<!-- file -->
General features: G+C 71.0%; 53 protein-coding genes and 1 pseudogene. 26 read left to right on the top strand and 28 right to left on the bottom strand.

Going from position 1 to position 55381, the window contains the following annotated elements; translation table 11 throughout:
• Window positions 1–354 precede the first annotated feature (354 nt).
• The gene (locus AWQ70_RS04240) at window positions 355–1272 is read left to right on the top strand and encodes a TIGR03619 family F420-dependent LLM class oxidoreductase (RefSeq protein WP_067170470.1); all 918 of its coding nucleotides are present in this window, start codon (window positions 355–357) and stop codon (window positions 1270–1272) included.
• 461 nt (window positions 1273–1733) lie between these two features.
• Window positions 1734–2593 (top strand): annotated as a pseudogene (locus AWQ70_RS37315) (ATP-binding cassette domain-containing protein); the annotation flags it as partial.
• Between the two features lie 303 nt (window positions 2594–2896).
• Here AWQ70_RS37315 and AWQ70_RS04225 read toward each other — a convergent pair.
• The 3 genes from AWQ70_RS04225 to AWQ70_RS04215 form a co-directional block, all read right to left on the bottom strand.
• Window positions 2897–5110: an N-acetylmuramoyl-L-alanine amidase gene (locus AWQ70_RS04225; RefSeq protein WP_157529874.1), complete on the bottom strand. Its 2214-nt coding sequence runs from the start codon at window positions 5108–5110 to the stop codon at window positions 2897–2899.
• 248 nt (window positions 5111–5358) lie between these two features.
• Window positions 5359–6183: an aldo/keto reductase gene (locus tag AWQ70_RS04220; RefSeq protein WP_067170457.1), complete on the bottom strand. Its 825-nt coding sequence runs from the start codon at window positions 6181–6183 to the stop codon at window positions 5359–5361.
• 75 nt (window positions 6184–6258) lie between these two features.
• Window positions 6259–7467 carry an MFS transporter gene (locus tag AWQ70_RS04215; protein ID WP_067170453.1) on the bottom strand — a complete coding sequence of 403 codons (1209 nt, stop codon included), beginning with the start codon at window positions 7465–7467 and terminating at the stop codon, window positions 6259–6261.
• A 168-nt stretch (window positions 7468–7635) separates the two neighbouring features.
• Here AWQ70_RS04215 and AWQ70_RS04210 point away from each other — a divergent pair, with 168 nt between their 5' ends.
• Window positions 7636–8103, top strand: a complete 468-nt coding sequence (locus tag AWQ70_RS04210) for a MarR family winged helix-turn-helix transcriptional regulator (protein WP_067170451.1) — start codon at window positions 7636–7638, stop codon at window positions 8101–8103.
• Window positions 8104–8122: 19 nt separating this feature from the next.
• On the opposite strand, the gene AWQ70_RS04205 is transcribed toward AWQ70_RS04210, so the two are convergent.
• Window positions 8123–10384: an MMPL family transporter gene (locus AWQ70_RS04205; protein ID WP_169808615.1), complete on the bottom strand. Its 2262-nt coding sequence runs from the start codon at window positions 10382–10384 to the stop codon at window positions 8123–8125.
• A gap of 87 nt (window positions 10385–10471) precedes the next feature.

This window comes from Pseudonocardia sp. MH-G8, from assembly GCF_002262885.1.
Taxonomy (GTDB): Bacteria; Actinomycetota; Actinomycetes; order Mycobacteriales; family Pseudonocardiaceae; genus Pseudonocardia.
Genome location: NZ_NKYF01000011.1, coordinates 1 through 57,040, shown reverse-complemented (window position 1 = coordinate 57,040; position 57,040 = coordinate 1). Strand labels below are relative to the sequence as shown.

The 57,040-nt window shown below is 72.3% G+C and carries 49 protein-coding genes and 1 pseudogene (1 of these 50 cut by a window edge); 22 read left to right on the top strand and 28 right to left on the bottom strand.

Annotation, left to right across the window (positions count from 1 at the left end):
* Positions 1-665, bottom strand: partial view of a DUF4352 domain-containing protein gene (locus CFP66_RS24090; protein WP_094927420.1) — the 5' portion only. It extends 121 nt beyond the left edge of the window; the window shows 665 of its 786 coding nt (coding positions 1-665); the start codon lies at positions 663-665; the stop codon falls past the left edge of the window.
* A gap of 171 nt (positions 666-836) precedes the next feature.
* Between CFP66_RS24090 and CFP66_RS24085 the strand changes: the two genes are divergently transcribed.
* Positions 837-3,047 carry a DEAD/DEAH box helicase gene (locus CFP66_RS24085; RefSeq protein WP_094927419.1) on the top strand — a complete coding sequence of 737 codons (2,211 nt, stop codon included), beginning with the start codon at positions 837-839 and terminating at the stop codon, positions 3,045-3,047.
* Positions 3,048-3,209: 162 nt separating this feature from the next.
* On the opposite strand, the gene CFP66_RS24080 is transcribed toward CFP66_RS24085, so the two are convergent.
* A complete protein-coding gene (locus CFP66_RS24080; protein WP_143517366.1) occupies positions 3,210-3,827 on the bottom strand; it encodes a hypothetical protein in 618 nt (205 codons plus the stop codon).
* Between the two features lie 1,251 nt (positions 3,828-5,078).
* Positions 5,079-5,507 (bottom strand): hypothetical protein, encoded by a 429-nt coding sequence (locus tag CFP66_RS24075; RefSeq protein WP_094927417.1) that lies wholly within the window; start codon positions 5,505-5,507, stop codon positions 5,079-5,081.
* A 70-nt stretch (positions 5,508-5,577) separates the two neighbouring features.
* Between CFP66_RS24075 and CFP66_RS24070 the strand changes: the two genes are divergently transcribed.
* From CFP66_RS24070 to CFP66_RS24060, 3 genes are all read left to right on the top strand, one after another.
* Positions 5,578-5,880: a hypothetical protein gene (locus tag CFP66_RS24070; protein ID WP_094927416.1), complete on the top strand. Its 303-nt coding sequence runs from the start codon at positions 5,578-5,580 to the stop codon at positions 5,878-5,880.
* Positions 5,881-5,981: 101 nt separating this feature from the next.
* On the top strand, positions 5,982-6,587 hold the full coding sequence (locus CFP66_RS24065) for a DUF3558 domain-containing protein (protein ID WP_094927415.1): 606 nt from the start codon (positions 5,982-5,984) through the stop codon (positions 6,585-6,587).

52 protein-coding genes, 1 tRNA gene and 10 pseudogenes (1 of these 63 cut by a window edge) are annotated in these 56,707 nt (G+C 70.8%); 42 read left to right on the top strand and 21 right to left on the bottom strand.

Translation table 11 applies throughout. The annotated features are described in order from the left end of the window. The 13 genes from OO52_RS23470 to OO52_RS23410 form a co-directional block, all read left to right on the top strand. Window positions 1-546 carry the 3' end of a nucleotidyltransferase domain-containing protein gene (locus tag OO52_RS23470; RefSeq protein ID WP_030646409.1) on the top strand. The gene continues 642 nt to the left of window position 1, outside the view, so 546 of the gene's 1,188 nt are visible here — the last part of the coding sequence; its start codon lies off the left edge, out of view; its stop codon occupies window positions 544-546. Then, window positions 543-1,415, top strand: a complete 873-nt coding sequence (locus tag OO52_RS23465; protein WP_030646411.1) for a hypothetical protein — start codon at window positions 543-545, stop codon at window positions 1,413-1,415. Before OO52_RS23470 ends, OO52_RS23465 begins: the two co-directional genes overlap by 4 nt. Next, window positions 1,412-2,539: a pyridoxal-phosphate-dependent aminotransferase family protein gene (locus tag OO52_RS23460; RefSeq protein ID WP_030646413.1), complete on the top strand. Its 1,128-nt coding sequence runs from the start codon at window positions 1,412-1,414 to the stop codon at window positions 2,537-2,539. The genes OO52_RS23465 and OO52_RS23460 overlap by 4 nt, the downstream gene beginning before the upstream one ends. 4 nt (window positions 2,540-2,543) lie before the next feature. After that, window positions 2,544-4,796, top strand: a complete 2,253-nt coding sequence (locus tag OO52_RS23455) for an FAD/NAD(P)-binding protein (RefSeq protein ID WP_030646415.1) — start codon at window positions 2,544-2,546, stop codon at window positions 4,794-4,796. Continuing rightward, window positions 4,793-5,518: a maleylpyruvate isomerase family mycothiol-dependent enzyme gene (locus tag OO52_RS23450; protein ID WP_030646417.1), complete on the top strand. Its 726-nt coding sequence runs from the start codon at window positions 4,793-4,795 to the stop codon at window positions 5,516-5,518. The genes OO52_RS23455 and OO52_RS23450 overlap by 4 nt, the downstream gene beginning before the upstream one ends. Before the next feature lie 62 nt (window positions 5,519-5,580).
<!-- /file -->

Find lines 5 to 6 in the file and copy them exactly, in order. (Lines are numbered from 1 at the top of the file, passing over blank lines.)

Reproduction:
• 461 nt (window positions 1273–1733) lie between these two features.
• Window positions 1734–2593 (top strand): annotated as a pseudogene (locus AWQ70_RS37315) (ATP-binding cassette domain-containing protein); the annotation flags it as partial.